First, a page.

He was one of the greatest heroes of World War II.
A pampered son of the Swedish upper class, he was a diplomat from a neutral country who saved the lives of an estimated 100,000 Hungarian Jews at the end of World War II.
He’s one of only two people in history to be given honorary U.S. citizenship. (The other was Winston Churchill.)
More than once, he physically removed imprisoned Jews from railroad cars bound for death camps.
”He bluffed his way through,” a friend later recalled. ”His only authority was his own courage.”
He went toe-to-toe with Adolf Eichmann and won the day. But he lost his final confrontation with Josef Stalin’s mass-murderous ways. He’s believed – though it’s not certain – to have died in a Soviet prison camp two years after the end of the war.
And, as everyone knows, Oct. 5 is the official designated day when New Yorkers will honor and remember Raoul Wallenberg.
Raoul who? you say. You, and practically everybody else.
The quiet man who saved so many is a hero to a few who know the dangers of forgetting.
Baruch Tenembaum founded the not-for-profit Raoul Wallenberg Foundation in 1997 out of an abiding awareness that heroes like Wallenberg must not be forgotten.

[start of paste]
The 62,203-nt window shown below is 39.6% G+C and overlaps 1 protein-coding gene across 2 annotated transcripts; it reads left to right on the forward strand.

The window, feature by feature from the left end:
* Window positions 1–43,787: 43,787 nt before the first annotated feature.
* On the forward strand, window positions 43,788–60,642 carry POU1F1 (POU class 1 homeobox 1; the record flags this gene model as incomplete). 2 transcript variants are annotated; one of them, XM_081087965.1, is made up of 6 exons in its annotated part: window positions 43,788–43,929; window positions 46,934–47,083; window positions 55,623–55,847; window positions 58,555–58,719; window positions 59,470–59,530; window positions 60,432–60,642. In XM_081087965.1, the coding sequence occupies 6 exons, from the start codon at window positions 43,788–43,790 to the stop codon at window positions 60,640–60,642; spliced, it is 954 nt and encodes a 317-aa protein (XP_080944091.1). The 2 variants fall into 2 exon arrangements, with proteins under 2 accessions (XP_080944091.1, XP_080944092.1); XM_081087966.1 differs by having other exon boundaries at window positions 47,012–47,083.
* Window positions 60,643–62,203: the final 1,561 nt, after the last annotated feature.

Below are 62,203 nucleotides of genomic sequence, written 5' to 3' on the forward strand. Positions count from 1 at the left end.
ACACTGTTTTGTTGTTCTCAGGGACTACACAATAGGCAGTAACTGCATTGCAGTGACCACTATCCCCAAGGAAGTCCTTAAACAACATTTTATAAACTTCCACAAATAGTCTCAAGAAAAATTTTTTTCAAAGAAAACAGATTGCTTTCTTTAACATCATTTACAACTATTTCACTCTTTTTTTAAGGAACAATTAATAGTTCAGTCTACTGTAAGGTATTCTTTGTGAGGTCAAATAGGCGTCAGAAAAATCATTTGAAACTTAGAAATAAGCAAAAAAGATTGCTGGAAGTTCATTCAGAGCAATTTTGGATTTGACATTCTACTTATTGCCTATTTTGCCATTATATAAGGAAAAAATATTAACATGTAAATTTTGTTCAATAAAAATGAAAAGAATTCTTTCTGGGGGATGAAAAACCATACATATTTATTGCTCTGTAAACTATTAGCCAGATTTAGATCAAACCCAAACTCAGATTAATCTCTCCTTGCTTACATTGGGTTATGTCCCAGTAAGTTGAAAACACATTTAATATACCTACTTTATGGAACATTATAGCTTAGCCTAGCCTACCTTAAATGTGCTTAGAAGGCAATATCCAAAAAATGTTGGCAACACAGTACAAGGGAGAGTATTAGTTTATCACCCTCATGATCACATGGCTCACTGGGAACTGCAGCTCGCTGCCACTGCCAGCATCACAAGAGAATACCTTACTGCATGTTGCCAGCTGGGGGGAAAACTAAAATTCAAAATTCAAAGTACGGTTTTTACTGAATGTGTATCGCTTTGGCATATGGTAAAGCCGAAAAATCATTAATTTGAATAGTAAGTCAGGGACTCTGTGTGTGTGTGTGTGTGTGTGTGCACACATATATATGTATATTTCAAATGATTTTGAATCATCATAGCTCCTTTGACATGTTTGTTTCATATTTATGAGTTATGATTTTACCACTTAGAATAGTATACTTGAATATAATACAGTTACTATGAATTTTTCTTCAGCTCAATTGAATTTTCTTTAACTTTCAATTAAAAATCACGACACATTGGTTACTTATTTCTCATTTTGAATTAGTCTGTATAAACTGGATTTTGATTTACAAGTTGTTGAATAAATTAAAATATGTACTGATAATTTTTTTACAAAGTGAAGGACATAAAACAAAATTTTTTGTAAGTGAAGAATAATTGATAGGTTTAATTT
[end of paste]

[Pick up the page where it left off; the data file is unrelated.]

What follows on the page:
Tenembaum has made the rounds of the state’s highest educational and political offices and found the discouraging answer to his own question: Is anything being done in New York to turn this day into something meaningful?
The answer is no.
Raoul Wallenberg Day isn’t part of the ludicrous, lobbyist-induced legislative practice of naming, say, the first Tuesday of June Upstate New York Cheddar Cheese Day. It’s a serious proclamation reserved to recognize worthy ”person[s], group ideal, or goal.” Pearl Harbor Day is the only such commemorative day of which you’re likely to know. Other such official days include Korean War Veterans’ Day, Workers’ Day and New Netherland Day.
No one has a satisfactory answer why Wallenberg has been so easy to forget. Tenembaum calls it ”a fascinating and sad topic.”
Another Wallenberg Foundation member, Daniela Bajar, said the group had better luck in bringing programs about Wallenberg to a dozen individual schools in the New York metropolitan region.
Michelle Tuchmann of the Ulster County Jewish Federation remembers Wallenberg. Last year Tuchmann was instrumental in making sure a former Kingston man, Laszlo Ocskay, received local recognition for saving 2,300 Hungarian Jews from German death camps.
She finds it fitting that Raoul Wallenberg Day should fall during Sukkot, a time reserved on the Jewish calendar for celebration and reflection.
There are those who hold that Wallenberg didn’t die in a Soviet labor camp. As recently as 2001, Sweden’s prime minister declared, ”It cannot be said [Wallenberg] is dead,” because no conclusive evidence of his fate has ever been found.
On Aug. 4, Raoul Wallenberg would have celebrated his 92nd birthday.